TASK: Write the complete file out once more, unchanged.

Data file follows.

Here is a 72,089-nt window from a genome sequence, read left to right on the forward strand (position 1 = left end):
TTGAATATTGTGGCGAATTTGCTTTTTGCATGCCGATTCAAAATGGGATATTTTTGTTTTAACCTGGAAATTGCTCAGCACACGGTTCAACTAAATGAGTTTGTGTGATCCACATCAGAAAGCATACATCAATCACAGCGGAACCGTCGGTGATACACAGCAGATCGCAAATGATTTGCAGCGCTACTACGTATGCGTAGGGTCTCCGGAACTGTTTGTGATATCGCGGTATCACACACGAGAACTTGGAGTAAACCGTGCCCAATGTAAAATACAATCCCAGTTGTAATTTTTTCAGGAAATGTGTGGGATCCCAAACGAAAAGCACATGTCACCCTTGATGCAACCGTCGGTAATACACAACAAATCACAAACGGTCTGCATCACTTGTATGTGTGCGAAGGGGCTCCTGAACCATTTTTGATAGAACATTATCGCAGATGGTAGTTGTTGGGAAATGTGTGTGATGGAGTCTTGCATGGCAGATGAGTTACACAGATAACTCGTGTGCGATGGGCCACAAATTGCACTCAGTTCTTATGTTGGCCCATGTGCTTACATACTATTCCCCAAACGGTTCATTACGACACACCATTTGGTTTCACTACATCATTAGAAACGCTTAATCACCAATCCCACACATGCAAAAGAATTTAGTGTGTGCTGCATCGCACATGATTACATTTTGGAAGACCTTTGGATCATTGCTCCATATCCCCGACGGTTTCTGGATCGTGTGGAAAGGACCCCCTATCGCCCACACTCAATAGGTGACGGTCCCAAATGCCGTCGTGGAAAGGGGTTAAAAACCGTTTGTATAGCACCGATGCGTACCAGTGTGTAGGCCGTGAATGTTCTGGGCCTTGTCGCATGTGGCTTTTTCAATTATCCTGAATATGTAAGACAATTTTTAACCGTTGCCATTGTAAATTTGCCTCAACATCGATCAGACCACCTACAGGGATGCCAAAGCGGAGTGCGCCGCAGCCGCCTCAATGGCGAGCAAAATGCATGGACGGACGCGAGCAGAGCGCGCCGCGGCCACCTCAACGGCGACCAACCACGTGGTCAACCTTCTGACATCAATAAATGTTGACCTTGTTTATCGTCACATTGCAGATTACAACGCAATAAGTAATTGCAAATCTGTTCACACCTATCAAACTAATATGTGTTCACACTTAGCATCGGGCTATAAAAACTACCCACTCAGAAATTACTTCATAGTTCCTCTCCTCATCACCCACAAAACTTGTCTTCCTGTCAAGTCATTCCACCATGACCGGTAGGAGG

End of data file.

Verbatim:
Here is a 72,089-nt window from a genome sequence, read left to right on the forward strand (position 1 = left end):
TTGAATATTGTGGCGAATTTGCTTTTTGCATGCCGATTCAAAATGGGATATTTTTGTTTTAACCTGGAAATTGCTCAGCACACGGTTCAACTAAATGAGTTTGTGTGATCCACATCAGAAAGCATACATCAATCACAGCGGAACCGTCGGTGATACACAGCAGATCGCAAATGATTTGCAGCGCTACTACGTATGCGTAGGGTCTCCGGAACTGTTTGTGATATCGCGGTATCACACACGAGAACTTGGAGTAAACCGTGCCCAATGTAAAATACAATCCCAGTTGTAATTTTTTCAGGAAATGTGTGGGATCCCAAACGAAAAGCACATGTCACCCTTGATGCAACCGTCGGTAATACACAACAAATCACAAACGGTCTGCATCACTTGTATGTGTGCGAAGGGGCTCCTGAACCATTTTTGATAGAACATTATCGCAGATGGTAGTTGTTGGGAAATGTGTGTGATGGAGTCTTGCATGGCAGATGAGTTACACAGATAACTCGTGTGCGATGGGCCACAAATTGCACTCAGTTCTTATGTTGGCCCATGTGCTTACATACTATTCCCCAAACGGTTCATTACGACACACCATTTGGTTTCACTACATCATTAGAAACGCTTAATCACCAATCCCACACATGCAAAAGAATTTAGTGTGTGCTGCATCGCACATGATTACATTTTGGAAGACCTTTGGATCATTGCTCCATATCCCCGACGGTTTCTGGATCGTGTGGAAAGGACCCCCTATCGCCCACACTCAATAGGTGACGGTCCCAAATGCCGTCGTGGAAAGGGGTTAAAAACCGTTTGTATAGCACCGATGCGTACCAGTGTGTAGGCCGTGAATGTTCTGGGCCTTGTCGCATGTGGCTTTTTCAATTATCCTGAATATGTAAGACAATTTTTAACCGTTGCCATTGTAAATTTGCCTCAACATCGATCAGACCACCTACAGGGATGCCAAAGCGGAGTGCGCCGCAGCCGCCTCAATGGCGAGCAAAATGCATGGACGGACGCGAGCAGAGCGCGCCGCGGCCACCTCAACGGCGACCAACCACGTGGTCAACCTTCTGACATCAATAAATGTTGACCTTGTTTATCGTCACATTGCAGATTACAACGCAATAAGTAATTGCAAATCTGTTCACACCTATCAAACTAATATGTGTTCACACTTAGCATCGGGCTATAAAAACTACCCACTCAGAAATTACTTCATAGTTCCTCTCCTCATCACCCACAAAACTTGTCTTCCTGTCAAGTCATTCCACCATGACCGGTAGGAGG